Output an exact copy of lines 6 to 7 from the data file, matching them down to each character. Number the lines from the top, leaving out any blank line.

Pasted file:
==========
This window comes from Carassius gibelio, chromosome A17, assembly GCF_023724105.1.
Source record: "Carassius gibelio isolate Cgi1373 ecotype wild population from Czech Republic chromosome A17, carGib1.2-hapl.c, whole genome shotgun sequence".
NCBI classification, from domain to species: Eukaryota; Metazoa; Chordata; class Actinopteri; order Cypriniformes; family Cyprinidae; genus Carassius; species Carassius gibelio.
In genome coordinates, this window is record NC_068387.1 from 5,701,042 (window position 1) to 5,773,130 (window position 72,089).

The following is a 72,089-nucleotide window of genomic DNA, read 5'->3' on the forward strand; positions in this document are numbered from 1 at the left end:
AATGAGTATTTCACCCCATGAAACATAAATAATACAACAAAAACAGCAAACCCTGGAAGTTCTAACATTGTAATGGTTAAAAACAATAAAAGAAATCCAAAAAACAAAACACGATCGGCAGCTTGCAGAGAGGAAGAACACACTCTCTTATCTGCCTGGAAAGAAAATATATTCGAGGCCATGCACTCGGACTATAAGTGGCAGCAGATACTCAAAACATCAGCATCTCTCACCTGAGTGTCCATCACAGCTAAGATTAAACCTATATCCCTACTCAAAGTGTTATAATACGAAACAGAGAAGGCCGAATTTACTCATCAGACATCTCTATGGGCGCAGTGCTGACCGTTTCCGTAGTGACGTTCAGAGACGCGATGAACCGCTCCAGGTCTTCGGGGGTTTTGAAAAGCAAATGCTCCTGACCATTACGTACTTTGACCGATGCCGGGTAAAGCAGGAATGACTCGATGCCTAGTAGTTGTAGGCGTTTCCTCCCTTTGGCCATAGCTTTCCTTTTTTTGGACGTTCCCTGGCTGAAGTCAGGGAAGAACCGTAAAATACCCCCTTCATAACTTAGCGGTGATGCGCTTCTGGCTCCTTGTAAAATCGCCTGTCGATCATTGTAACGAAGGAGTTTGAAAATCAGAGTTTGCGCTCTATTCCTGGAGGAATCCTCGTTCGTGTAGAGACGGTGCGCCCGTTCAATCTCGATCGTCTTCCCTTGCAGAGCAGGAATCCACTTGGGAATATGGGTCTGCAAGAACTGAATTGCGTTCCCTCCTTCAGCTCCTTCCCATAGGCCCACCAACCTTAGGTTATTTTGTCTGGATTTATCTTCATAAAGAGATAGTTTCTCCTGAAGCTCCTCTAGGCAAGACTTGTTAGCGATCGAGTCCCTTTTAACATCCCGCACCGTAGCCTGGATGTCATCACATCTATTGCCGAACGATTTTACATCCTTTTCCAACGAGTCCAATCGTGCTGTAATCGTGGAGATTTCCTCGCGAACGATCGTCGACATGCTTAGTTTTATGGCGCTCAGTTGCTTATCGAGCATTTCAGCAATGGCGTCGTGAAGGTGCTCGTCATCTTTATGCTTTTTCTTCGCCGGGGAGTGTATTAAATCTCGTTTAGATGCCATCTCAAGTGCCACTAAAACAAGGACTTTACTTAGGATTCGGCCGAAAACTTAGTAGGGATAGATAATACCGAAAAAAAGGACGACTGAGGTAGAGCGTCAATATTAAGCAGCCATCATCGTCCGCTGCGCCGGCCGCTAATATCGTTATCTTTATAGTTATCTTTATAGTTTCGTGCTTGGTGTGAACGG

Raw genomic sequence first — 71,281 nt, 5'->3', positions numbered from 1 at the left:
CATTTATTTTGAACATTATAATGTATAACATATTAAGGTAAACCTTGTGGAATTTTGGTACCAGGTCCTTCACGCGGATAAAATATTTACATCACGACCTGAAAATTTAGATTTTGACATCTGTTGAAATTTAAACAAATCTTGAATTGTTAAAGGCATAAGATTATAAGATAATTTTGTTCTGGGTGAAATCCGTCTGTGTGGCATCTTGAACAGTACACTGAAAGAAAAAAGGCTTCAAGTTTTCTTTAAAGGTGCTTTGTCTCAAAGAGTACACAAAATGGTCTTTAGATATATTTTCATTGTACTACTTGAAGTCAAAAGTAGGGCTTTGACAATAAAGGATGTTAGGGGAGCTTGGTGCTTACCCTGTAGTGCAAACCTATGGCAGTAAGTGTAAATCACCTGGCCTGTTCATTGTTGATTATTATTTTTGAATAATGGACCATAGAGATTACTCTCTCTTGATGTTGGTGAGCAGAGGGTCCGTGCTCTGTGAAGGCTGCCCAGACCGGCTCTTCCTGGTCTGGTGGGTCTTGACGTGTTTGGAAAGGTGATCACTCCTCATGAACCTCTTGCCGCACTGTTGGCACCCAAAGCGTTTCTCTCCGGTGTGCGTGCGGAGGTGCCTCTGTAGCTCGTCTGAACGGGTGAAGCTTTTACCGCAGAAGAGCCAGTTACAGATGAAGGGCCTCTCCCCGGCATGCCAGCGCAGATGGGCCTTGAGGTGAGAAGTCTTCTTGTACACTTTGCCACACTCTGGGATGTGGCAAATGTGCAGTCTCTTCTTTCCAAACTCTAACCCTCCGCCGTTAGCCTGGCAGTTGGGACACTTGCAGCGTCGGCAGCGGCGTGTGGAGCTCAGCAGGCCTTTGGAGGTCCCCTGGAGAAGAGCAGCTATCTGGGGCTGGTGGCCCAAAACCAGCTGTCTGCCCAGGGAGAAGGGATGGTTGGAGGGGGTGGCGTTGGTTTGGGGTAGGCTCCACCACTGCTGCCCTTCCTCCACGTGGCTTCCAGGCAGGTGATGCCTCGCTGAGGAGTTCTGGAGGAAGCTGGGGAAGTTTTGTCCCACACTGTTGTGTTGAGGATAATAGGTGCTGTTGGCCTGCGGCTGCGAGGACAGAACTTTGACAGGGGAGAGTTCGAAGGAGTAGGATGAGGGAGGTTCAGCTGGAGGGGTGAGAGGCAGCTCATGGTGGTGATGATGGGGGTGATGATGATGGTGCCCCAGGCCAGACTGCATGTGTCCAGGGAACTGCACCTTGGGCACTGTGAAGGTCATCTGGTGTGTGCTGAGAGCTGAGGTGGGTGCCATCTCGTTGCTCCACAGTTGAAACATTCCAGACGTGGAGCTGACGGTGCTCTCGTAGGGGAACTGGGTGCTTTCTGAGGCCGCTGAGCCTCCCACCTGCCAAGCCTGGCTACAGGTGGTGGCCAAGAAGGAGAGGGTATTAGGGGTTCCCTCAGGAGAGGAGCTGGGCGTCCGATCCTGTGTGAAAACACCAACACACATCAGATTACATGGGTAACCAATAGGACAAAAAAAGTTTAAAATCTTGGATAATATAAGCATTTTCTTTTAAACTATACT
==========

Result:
AATGAGTATTTCACCCCATGAAACATAAATAATACAACAAAAACAGCAAACCCTGGAAGTTCTAACATTGTAATGGTTAAAAACAATAAAAGAAATCCAAAAAACAAAACACGATCGGCAGCTTGCAGAGAGGAAGAACACACTCTCTTATCTGCCTGGAAAGAAAATATATTCGAGGCCATGCACTCGGACTATAAGTGGCAGCAGATACTCAAAACATCAGCATCTCTCACCTGAGTGTCCATCACAGCTAAGATTAAACCTATATCCCTACTCAAAGTGTTATAATACGAAACAGAGAAGGCCGAATTTACTCATCAGACATCTCTATGGGCGCAGTGCTGACCGTTTCCGTAGTGACGTTCAGAGACGCGATGAACCGCTCCAGGTCTTCGGGGGTTTTGAAAAGCAAATGCTCCTGACCATTACGTACTTTGACCGATGCCGGGTAAAGCAGGAATGACTCGATGCCTAGTAGTTGTAGGCGTTTCCTCCCTTTGGCCATAGCTTTCCTTTTTTTGGACGTTCCCTGGCTGAAGTCAGGGAAGAACCGTAAAATACCCCCTTCATAACTTAGCGGTGATGCGCTTCTGGCTCCTTGTAAAATCGCCTGTCGATCATTGTAACGAAGGAGTTTGAAAATCAGAGTTTGCGCTCTATTCCTGGAGGAATCCTCGTTCGTGTAGAGACGGTGCGCCCGTTCAATCTCGATCGTCTTCCCTTGCAGAGCAGGAATCCACTTGGGAATATGGGTCTGCAAGAACTGAATTGCGTTCCCTCCTTCAGCTCCTTCCCATAGGCCCACCAACCTTAGGTTATTTTGTCTGGATTTATCTTCATAAAGAGATAGTTTCTCCTGAAGCTCCTCTAGGCAAGACTTGTTAGCGATCGAGTCCCTTTTAACATCCCGCACCGTAGCCTGGATGTCATCACATCTATTGCCGAACGATTTTACATCCTTTTCCAACGAGTCCAATCGTGCTGTAATCGTGGAGATTTCCTCGCGAACGATCGTCGACATGCTTAGTTTTATGGCGCTCAGTTGCTTATCGAGCATTTCAGCAATGGCGTCGTGAAGGTGCTCGTCATCTTTATGCTTTTTCTTCGCCGGGGAGTGTATTAAATCTCGTTTAGATGCCATCTCAAGTGCCACTAAAACAAGGACTTTACTTAGGATTCGGCCGAAAACTTAGTAGGGATAGATAATACCGAAAAAAAGGACGACTGAGGTAGAGCGTCAATATTAAGCAGCCATCATCGTCCGCTGCGCCGGCCGCTAATATCGTTATCTTTATAGTTATCTTTATAGTTTCGTGCTTGGTGTGAACGG

Raw genomic sequence first — 71,281 nt, 5'->3', positions numbered from 1 at the left: